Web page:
Thanks again for answering my other concern. Super, super helpful. :O)

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Re: New to the Bunny Forum

Post by KatieB on Wed Jun 13, 2012 10:47 pm

Hiya
Its never a good idea to separate one of the bunnies off from the others unless its for medical reasons, especially with girls.

You see the bond between them is a very special and very fragile thing...A separation could break the bond and once broken, very difficult to rebuild.

If you are going to reduce space you will need to do it for all three of them.

Litter training is a tricky thing.

The best thing to do is this....

When a poo is done outside of the litter box, show bun the poo, put bun and poo into litter box and fuss the bun. Over and over again Smile

Like everything with buns patience is required.

What size litter tray do you have and what litter do you use?


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Re: New to the Bunny Forum

Post by Sparky on Wed Jun 13, 2012 10:49 pm

How many litter trays do you have, how big are they, where are they, how often do you clean them out and what do you use for litter?

Buns are fastidiously clean and may refuse to use a dirty tray (that's dirty by our standards, not human ones).

Buns can be fussy about what they toilet on - I refused to use Megazorb but went on newspaper, so Humum put a layer of newspaper on top of Megazorb and gradually used less newspaper until I was going on the Megazorb.

Do you put some hay in the litter trays? Buns like to nom hay when they toilet.

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Re: New to the Bunny Forum

Post by Tuckerbunnies on Wed Jun 13, 2012 10:53 pm

Hi Welcome to HH Wave

I agree with Katieb it is important that you handle them so they can be checked for flystrike and for giving them medicines. We have one at the moment who has been abused and will not let you handle him at all and we are spending hours just sat in his play pen with him giving him treats off a very still hand as he hates hands but we will continue to do it as long as it takes as we will need to handle him in the future. We have a few that don't like being picked up but they have no choice I'm afraid.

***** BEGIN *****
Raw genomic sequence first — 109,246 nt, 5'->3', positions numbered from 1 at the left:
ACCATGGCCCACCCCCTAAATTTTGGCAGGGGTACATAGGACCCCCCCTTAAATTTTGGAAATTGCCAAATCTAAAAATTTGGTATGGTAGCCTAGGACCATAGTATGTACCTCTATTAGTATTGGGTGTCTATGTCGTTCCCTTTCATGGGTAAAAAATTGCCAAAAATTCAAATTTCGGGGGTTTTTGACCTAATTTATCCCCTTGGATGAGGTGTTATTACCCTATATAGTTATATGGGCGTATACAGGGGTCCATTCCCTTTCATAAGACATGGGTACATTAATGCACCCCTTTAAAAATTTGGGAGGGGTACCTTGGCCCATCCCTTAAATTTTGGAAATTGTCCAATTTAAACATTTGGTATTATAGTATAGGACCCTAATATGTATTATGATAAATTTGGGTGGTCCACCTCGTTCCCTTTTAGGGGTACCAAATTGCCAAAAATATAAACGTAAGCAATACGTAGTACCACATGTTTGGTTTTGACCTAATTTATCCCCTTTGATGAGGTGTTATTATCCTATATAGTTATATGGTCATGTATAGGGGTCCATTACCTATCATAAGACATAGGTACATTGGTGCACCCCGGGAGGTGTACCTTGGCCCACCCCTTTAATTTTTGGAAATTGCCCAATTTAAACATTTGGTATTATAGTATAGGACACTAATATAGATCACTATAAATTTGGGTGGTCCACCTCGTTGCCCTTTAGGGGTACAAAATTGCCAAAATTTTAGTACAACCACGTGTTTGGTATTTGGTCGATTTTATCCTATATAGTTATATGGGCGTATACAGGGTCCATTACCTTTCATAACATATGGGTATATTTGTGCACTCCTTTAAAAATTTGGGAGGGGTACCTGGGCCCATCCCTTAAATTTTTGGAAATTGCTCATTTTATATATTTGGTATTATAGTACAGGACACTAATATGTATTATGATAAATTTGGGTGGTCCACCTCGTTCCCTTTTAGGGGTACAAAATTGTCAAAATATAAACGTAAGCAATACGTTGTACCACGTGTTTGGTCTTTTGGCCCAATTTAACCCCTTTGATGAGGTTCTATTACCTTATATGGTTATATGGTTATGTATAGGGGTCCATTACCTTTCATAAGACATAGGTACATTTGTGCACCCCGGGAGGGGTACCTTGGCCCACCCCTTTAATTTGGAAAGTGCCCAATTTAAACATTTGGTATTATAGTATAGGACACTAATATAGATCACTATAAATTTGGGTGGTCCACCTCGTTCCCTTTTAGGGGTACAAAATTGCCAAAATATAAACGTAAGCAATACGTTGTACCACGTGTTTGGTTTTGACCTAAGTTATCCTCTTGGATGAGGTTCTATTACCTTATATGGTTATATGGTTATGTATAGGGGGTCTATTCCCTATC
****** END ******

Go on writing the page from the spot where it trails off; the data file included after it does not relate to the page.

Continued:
Can't wait to see pictures of your girls Very Happy

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Re: New to the Bunny Forum

Post by KatieB on Wed Jun 13, 2012 10:54 pm

Oh yes I forgot about that......Layer of hay on top is very important....they do like to eat and do their business at the same time.....(delightful)


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Re: New to the Bunny Forum

Post by apankow on Thu Jun 14, 2012 1:35 am

I have two litter boxes at the moment, one cat litterbox made for a large cat, and one cage v-shaped litterbox for bunnies that fits in the cage. I use carefresh litter, and cover the top of it with hay. I clean the pans out once a day.

Good to know about separation. Won't be trying that then.

I think it might just come down to proper training, then. Because they are just fine with going potty in their boxes for the most part. It's the pills that are EVERYWHERE - not just one corner, they drop them as they please. So It sounds like I just need to sit with them, watch them closely, relocate their poop to the litterbox when they do have an accident and then praise praise praise.

Thanks again for everyone's responses!

Annie